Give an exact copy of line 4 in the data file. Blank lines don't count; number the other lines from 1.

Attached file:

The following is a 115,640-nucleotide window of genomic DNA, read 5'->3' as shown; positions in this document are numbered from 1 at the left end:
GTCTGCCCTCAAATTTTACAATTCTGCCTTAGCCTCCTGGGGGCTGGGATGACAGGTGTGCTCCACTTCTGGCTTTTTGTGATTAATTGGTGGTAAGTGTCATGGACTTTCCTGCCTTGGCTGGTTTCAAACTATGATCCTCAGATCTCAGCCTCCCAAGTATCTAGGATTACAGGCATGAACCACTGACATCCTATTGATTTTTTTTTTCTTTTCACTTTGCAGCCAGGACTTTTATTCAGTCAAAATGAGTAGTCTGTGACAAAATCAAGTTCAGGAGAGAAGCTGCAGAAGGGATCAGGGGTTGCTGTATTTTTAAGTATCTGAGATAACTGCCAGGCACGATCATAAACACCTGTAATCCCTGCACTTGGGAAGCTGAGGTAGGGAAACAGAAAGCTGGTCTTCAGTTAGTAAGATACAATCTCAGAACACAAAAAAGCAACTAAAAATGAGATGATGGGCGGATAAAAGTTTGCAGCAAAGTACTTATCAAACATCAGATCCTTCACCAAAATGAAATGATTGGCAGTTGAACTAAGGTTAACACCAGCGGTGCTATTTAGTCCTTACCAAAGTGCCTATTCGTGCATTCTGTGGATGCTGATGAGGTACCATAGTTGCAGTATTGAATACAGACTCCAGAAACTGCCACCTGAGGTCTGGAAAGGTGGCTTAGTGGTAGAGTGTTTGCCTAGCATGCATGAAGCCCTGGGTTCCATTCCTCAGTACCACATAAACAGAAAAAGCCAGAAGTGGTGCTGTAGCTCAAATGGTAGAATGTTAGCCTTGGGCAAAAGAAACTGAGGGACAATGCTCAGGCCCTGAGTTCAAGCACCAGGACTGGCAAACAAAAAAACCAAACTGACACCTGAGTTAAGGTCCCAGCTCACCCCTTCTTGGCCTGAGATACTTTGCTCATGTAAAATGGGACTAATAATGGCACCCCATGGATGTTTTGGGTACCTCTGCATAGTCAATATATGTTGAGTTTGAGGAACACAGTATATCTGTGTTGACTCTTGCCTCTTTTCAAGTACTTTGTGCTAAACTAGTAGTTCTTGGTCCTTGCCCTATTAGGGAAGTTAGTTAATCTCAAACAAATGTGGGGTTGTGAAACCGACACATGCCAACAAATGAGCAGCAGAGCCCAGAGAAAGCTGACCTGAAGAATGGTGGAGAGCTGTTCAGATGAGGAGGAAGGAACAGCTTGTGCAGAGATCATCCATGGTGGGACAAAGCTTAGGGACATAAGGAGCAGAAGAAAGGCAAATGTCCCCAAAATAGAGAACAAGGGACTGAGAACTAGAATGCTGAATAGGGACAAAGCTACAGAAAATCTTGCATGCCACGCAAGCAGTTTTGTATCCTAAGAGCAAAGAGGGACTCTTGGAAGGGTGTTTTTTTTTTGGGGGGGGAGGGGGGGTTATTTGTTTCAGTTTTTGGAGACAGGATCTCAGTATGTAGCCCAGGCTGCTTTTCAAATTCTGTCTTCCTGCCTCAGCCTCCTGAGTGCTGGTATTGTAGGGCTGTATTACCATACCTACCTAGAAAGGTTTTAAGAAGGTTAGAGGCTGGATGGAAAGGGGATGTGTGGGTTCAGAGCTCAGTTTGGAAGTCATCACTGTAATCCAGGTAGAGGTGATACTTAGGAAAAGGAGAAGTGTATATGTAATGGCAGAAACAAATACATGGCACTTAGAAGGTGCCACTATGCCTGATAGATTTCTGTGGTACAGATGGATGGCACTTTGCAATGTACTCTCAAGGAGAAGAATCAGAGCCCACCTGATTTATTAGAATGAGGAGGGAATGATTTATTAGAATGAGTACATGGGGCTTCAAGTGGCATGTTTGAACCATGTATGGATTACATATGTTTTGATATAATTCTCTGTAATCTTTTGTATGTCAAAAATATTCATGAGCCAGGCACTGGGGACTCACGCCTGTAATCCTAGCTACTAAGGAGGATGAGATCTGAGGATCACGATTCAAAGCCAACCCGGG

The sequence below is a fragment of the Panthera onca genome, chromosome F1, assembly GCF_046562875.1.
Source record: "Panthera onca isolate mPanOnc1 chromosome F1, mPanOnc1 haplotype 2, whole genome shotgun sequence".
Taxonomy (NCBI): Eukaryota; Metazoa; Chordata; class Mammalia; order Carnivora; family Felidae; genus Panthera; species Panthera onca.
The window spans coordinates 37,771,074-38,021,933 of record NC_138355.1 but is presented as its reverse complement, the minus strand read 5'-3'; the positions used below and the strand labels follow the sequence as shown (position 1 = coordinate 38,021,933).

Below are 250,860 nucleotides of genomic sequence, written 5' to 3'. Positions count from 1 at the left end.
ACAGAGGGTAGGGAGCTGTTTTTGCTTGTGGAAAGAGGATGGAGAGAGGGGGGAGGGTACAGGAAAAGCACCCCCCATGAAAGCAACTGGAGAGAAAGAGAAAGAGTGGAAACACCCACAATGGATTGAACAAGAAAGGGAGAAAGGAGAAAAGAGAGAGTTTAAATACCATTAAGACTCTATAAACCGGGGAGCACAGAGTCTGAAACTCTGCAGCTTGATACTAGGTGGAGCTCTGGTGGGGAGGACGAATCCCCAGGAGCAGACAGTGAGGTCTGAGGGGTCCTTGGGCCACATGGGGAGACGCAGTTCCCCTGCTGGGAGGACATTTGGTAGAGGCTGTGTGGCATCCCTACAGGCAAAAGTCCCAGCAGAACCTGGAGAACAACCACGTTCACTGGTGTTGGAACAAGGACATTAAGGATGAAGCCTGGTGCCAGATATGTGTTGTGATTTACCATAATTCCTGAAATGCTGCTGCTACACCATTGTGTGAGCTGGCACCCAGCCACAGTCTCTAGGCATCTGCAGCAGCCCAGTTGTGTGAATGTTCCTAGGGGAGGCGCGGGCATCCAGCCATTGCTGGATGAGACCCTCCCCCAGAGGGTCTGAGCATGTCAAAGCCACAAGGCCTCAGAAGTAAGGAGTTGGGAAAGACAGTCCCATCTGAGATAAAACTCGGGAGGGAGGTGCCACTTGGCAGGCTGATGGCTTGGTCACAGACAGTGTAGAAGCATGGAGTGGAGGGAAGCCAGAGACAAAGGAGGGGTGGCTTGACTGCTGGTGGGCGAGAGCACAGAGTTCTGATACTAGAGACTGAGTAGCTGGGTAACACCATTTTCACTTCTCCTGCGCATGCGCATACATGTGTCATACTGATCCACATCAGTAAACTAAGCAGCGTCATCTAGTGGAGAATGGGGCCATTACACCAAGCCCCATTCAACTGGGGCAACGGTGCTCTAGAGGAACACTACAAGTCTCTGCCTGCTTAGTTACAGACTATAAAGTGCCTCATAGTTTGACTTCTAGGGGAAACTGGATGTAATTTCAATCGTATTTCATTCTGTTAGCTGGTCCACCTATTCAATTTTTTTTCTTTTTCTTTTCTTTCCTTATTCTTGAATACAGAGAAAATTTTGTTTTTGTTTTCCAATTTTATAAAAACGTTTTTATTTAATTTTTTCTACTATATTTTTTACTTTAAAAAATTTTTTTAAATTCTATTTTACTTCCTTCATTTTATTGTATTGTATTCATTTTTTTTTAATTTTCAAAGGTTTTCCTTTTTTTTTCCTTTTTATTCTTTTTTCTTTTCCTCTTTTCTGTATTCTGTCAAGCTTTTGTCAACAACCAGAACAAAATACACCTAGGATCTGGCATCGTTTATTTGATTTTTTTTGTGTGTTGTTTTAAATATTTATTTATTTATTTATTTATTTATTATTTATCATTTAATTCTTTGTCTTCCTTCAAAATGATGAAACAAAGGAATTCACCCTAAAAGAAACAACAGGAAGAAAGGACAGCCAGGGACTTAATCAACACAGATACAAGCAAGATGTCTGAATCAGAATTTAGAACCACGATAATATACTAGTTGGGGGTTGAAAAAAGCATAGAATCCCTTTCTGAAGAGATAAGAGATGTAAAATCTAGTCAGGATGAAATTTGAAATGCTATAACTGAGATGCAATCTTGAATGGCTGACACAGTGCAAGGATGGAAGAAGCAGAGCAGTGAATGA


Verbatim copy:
Source record: "Panthera onca isolate mPanOnc1 chromosome F1, mPanOnc1 haplotype 2, whole genome shotgun sequence".